Introduction and Specifications
The day has finally come where thermal cameras have become affordable for the average consumer. Granted, these solutions aren't standalone devices, but rather add-ons to modern smartphones.
Today I get to look at one of the most affordable thermal cameras from Seek Thermal, which uses long-wave infrared (LWIR) to capture surface radiation and display it as an image. Thermal cameras are important in a wide range of industries; from home building (finding insulating leaks) to the military (identifying subjects without visible light).
While I am in neither of the aforementioned industries, I am in the business of analyzing and reviewing computer hardware. In the engineering field, thermals are very important in finding circuit weaknesses and even shorts. This new generation of affordable thermal cameras will allow me to fully objectively analyze circuits in a way I wasn't able to do before.
There is also an iPhone version of the Seek Thermal Camera, the only difference being the connector. The resolution of the Seek Thermal Camera is very high compared to even more expensive options. It uses a Vanadium Oxide(VOx) microbolometer, first researched by the military for use in sights, is a good contender for uncooled thermal imaging. Seek's large temperature detection range of -40C to 330C is also impressive.
I should note that many devices are not compatible with this camera. The Seek Thermal Camera depends on power from your phone's battery. Some Android phones like the Samsung S4 Mini don't support powering devices over their microUSB port, and thus cannot support this camera. So, make sure to check if your mobile device is supported first.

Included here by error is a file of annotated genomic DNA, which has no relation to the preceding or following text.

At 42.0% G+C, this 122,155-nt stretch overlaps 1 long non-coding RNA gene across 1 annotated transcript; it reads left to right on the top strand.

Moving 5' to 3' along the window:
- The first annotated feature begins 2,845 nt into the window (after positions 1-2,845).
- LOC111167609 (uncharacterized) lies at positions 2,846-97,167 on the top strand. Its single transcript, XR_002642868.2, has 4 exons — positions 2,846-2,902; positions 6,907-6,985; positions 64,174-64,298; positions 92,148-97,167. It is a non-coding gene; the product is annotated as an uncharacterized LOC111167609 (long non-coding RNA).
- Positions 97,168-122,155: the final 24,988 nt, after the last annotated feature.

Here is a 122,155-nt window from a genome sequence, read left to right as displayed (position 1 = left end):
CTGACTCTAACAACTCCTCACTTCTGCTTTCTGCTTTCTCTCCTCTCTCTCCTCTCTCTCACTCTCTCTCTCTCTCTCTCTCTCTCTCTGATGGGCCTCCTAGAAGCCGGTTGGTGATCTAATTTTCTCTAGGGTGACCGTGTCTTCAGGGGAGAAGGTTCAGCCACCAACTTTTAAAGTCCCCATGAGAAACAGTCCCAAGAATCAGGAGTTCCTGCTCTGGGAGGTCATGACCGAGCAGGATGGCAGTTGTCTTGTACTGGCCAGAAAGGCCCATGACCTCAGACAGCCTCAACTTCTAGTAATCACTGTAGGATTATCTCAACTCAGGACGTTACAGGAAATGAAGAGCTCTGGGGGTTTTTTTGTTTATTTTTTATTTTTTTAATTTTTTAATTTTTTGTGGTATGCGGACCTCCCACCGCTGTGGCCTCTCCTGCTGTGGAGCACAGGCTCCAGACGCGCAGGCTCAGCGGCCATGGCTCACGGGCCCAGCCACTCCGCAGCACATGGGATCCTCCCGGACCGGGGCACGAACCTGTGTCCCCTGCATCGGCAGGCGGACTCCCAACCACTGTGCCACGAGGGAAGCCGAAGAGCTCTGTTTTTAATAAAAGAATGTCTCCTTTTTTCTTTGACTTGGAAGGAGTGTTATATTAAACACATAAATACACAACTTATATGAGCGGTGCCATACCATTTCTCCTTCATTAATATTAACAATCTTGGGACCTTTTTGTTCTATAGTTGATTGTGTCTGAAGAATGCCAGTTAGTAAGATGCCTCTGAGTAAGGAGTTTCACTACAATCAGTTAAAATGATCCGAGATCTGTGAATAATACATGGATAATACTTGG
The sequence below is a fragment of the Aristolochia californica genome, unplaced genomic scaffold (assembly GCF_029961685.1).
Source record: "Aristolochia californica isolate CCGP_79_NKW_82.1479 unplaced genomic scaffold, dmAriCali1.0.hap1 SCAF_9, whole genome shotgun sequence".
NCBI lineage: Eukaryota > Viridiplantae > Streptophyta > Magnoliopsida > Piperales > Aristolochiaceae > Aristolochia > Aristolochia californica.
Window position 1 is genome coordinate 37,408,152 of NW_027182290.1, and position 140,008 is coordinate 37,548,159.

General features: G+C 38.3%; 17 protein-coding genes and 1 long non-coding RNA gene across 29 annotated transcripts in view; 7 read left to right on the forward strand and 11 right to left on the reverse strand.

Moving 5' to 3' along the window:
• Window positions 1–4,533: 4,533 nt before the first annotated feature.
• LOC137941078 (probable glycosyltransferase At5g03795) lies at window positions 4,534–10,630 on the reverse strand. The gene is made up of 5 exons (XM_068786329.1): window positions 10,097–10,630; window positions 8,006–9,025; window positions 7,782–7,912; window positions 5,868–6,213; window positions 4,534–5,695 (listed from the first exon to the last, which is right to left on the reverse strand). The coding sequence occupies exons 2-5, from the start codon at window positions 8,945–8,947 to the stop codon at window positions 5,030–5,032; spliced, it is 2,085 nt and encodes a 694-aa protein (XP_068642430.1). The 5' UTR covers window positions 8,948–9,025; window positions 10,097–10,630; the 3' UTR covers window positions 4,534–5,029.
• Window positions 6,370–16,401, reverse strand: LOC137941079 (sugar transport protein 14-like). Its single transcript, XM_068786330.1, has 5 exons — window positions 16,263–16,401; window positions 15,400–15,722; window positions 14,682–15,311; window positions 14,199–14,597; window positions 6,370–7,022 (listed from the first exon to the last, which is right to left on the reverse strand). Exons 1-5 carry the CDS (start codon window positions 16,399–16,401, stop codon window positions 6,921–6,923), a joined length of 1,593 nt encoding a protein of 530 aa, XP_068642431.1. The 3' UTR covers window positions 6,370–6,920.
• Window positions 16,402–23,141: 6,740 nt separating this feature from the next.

A Closer Look at the Camera and Installation
Our review sample came in a little while box. Upon opening the box, we find fitted foam that protects the camera and its case. The packaging is very high quality and should ensure the safe arrival of your Seek camera.
I didn't expect a custom case to also be provided; it's a very nice touch.
As you can see the case has a custom molded rubber lining that should protect the camera from drops. I also think the case is water resistant, as a tight seal is produced when the case is closed.
The camera is quite small, and installation consists of plugging it into your smartphone. The protector for the lens is important, as you don't want the oils from your skin to make contact with the surface, as it can eat away at the anti-reflective coating. The camera's body is actually made of magnesium.
It's literally just plug-and-play. You should first download the Seek Thermal app from the Google Play store, and it will detect the camera.
I made a tripod mount for my phone using my 3D printer.
As you can see, it works pretty well imaging a CO2 duster can that was just used.
The software is pretty intuitive; here it is imaging a lamp. You can take snapshots or even videos, and operating modes and settings are widely available. If you pinch your fingers together on the screen, you can even zoom in and out, just like in other applications.
There are four options for thermal modes. The first option is no temperature reading, and because there is no temperature scale on the side, this option isn't very useful for things other than finding hot or cold spots.
The next option is the typical centered spot, which takes an average of the temperature readings around the center spot. I like high/low, as the camera will detect the highest and lowest temperature readings on the screen. Threshold is useful if you need more accuracy, and it provides real-time adjustments in the thermal modes menu for highlighting only what you want at different thresholds.